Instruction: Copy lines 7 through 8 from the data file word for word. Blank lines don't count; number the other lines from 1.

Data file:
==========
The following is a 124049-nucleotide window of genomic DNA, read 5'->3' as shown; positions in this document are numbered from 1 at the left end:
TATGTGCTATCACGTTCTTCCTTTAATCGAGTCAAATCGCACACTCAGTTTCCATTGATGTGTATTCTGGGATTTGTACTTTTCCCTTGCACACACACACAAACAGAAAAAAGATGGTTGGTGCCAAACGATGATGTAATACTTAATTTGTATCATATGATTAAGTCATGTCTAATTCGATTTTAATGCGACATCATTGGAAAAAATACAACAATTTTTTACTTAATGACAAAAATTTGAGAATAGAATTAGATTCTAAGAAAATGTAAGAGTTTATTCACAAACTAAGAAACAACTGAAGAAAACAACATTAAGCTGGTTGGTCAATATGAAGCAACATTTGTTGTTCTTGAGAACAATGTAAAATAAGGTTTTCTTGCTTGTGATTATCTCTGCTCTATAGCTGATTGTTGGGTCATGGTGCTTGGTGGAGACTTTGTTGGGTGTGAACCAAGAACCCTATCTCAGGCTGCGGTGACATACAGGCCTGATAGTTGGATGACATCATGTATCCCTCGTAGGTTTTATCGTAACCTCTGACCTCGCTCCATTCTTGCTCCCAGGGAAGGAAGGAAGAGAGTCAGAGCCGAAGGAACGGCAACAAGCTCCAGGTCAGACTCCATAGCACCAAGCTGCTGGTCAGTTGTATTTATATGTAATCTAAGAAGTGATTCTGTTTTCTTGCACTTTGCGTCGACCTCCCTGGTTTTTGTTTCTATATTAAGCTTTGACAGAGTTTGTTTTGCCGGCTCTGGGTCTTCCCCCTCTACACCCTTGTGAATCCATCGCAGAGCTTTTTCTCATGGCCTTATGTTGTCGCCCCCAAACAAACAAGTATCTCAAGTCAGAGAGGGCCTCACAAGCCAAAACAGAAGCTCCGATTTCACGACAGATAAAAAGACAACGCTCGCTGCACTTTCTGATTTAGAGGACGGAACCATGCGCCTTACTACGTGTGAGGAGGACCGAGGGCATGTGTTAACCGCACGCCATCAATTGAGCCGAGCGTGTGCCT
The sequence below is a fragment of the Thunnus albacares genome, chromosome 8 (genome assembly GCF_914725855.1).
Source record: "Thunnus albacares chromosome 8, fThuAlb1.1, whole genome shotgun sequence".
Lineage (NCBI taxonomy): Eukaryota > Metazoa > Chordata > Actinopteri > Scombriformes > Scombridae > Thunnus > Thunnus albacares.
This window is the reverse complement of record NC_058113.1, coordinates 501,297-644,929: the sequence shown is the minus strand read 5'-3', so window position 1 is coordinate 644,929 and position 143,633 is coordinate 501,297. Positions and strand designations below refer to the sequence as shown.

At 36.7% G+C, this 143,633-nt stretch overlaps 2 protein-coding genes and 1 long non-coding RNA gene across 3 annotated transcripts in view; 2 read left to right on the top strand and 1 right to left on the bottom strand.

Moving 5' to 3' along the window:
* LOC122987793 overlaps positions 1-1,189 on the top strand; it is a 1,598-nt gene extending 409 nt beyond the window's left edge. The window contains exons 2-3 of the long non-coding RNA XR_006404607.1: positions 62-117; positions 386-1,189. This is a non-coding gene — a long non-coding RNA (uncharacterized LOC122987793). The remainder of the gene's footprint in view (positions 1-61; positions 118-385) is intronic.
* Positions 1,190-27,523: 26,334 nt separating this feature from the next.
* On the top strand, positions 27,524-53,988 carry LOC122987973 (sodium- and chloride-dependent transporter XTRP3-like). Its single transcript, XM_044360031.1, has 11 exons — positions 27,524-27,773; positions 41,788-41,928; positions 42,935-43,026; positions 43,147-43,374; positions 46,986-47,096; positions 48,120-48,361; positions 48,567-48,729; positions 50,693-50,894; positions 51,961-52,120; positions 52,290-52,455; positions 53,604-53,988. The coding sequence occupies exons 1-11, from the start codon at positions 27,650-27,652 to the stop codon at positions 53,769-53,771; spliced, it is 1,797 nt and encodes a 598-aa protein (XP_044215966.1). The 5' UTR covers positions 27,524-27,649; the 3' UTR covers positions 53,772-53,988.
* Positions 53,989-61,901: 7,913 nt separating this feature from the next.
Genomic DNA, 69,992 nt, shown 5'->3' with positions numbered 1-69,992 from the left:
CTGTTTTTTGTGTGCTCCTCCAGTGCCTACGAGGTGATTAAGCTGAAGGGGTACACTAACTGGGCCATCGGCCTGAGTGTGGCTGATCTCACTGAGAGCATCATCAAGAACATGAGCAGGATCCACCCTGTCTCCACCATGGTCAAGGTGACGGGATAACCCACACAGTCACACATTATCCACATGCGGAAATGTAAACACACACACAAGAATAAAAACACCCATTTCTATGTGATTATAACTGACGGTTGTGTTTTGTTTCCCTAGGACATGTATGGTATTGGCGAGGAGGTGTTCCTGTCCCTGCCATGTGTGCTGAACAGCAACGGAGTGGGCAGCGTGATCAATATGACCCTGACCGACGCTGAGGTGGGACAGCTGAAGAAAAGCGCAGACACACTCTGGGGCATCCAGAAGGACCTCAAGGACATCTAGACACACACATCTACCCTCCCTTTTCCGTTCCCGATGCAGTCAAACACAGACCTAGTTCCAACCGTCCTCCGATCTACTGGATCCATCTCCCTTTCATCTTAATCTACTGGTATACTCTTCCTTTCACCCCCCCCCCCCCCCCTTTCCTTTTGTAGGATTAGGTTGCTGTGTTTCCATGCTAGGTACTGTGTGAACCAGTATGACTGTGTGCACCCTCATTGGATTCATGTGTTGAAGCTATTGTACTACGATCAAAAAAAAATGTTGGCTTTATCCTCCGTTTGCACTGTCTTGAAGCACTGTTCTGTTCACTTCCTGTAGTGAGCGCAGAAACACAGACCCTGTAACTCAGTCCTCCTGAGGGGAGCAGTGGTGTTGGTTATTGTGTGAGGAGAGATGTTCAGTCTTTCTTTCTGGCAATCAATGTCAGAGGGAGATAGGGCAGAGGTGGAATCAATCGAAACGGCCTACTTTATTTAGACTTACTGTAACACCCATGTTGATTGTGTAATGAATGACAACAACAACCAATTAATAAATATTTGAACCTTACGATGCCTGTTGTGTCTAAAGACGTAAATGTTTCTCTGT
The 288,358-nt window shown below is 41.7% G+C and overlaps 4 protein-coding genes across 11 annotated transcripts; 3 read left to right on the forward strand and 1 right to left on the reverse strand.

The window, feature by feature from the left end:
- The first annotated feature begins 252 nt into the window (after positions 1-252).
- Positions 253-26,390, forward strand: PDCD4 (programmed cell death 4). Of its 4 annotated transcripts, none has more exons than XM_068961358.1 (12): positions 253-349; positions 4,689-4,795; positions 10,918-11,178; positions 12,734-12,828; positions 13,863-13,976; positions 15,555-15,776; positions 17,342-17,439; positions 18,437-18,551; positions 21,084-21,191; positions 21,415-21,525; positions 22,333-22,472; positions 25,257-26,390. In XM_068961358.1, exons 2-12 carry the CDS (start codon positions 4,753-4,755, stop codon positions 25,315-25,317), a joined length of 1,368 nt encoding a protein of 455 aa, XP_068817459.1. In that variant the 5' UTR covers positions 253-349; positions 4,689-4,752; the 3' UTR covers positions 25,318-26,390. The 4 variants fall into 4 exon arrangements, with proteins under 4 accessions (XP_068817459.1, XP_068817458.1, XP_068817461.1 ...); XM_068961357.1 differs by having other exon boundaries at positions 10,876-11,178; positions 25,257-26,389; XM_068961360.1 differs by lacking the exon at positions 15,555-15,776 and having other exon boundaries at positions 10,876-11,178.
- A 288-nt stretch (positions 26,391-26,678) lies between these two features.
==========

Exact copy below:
At 36.7% G+C, this 143,633-nt stretch overlaps 2 protein-coding genes and 1 long non-coding RNA gene across 3 annotated transcripts in view; 2 read left to right on the top strand and 1 right to left on the bottom strand.

Moving 5' to 3' along the window: